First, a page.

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Hip Hop Hooray Evangelism
February 27, 2012
A hip hop music display is being used by some InterVarsity staff to help students get a new perspective on their lives and consider the true meaning of success. This Proxé Station, as it’s called, examines the stereotypical and negative images of success within hip hop lyrics by popular singers. Students are challenged to look at biblical examples of success and consider how their own aspirations match the biblical standard.
The popularity of hip hop is undeniable. Eminem’s album Recovery was 2010’s most purchased album.
Some of the questions students are asked at the Hip Hop Proxé Station are: How is success defined in the chorus of Drake's breakout hit Successful? Is this the typical view of success in hip hop? How do you define success? Do you notice similarities in what Solomon said about success in Ecclesiastes 2:10-11 (“everything was meaningless, a chasing after the wind”) and Jay Z's lyrics in History (“Now success was like lust, she's good to the touch, she's good for the moment but she's never enough")?
Jackson State University
In late September last year, InterVarsity staff Jason “Smiley” Abrams led a four day outreach at Jackson State University in Jackson, Mississippi, one of the Historically Black Colleges & Universities (HBCU). “I knew the hip hop culture was something that would get attention at an HBCU. I didn’t have to ask anybody. They just kind of walked up, like what’s this?”he said.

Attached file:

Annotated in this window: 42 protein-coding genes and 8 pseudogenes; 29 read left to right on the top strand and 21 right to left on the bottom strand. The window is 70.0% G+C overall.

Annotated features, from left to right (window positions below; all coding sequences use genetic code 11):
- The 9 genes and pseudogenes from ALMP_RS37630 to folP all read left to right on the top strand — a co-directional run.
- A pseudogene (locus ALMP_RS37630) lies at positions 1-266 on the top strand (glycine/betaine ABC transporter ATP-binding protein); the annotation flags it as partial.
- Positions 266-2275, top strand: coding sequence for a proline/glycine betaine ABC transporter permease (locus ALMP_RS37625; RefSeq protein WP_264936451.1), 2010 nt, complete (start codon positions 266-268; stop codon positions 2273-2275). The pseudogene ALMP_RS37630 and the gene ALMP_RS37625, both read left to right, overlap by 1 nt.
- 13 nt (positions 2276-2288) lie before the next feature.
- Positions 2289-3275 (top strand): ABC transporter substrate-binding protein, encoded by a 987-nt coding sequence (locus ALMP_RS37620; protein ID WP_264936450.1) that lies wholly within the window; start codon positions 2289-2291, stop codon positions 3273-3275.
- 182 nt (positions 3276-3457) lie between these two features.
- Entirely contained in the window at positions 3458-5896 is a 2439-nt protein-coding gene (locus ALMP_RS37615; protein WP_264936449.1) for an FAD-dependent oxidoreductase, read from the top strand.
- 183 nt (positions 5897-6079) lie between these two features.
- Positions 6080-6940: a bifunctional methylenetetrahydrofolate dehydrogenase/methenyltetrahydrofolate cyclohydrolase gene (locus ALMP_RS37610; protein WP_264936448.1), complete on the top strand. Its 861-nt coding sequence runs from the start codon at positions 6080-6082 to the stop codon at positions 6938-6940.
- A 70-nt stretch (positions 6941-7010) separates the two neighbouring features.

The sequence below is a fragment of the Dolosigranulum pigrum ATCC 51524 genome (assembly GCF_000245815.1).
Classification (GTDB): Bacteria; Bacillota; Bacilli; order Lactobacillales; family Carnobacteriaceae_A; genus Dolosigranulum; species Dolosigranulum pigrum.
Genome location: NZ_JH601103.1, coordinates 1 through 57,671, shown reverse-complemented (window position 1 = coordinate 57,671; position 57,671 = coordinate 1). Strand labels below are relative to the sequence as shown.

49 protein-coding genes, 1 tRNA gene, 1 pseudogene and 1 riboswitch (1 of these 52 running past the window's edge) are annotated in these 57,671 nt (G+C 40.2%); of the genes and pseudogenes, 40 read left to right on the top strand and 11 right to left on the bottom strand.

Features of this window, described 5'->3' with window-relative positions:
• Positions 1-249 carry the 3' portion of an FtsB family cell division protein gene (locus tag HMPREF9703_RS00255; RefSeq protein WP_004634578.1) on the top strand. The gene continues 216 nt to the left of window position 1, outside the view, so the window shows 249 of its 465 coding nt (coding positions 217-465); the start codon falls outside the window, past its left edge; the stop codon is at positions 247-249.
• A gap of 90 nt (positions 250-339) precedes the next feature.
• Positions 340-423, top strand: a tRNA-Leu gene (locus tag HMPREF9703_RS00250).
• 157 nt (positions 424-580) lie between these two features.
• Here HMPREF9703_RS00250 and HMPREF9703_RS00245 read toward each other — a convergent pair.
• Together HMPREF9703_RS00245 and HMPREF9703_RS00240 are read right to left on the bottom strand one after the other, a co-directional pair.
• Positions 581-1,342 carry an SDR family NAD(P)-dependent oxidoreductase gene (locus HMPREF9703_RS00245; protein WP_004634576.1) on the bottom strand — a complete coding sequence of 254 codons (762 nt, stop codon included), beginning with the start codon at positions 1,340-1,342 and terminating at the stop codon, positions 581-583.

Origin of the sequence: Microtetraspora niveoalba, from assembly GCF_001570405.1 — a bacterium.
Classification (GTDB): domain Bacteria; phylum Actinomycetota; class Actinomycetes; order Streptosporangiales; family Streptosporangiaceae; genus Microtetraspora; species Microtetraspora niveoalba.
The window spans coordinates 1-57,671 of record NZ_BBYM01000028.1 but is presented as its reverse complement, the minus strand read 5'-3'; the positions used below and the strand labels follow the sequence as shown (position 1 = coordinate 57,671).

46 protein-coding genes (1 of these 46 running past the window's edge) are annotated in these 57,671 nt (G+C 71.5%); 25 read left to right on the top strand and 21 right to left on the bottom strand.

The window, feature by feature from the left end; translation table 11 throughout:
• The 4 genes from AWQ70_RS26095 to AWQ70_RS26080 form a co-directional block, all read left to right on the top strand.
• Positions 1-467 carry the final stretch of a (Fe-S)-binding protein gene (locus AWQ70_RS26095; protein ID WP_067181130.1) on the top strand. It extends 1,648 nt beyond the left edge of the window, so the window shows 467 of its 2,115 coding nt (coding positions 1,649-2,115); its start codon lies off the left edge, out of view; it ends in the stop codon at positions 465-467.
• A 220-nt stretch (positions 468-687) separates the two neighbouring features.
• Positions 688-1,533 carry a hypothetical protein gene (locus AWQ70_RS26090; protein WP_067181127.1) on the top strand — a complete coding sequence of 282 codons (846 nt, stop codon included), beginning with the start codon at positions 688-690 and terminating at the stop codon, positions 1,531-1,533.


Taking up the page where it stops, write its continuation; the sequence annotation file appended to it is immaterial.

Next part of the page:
Student leaders participated in leading students through the Hip Hop Proxé Station. They also fielded prayer requests and conducted a prayer walk. One student committed to follow Christ at the Proxé Station and showed up that night for an outreach in a dorm with a Bible in hand. “That was very encouraging. He’s been coming consistently ever since,” Smiley said.
A freshman named Harold Owens III walked up to the Proxé and admitted, “this is the first spiritual conversation I’ve had all semester.” Harold later attended the Black Campus Ministries “Remix” conference at Spelman College in November.
The Jackson State University outreach resulted in four students making decisions to follow Christ.
Youngstown State University
The first person to duplicate and use the Hip Hop Proxé Station, after its creators Jamal Morris and Arthur Lewis, was Katie Chambers at Youngstown State University in September 2010. One student made a decision to follow Jesus Christ at the Proxé Station.
The student leaders were hoping for a good turnout at a Christian hip hop concert the following evening and were initially discouraged that only ten new students attended, students that they had met at the Proxé Station. But, eight of the ten students committed their lives to Christ. “The next day the students called me to say, ‘God just showed up,’” Katie said.
Katie believes the earlier candid conversations at the Proxé Station led those students to come to the concert. “We did hand out handbills, but getting into a conversation with people was by far the most important thing,” she said.
Hip Hop Results
So far, six students have made decisions to follow Christ while talking to InterVarsity staff and students at the Hip Hop Proxé. Another eight students made decisions for Christ at a hip hop event to which they were invited.
The Hip Hop Proxé Station has been used by InterVarsity staff at eight different universities in the last two years: Cal State Northridge, Eastern Kentucky University, University of Tennessee Chattanooga, University of Tennessee, Youngstown State, Morehouse, Clark Atlanta, and Jackson State.
Proxé Stations, using a variety of themes, are causing students on campuses across the U.S. to stop and thoughtfully consider spiritual issues. In such a setting the claims of Christ get a fair hearing and decisions are made that reap eternal rewards.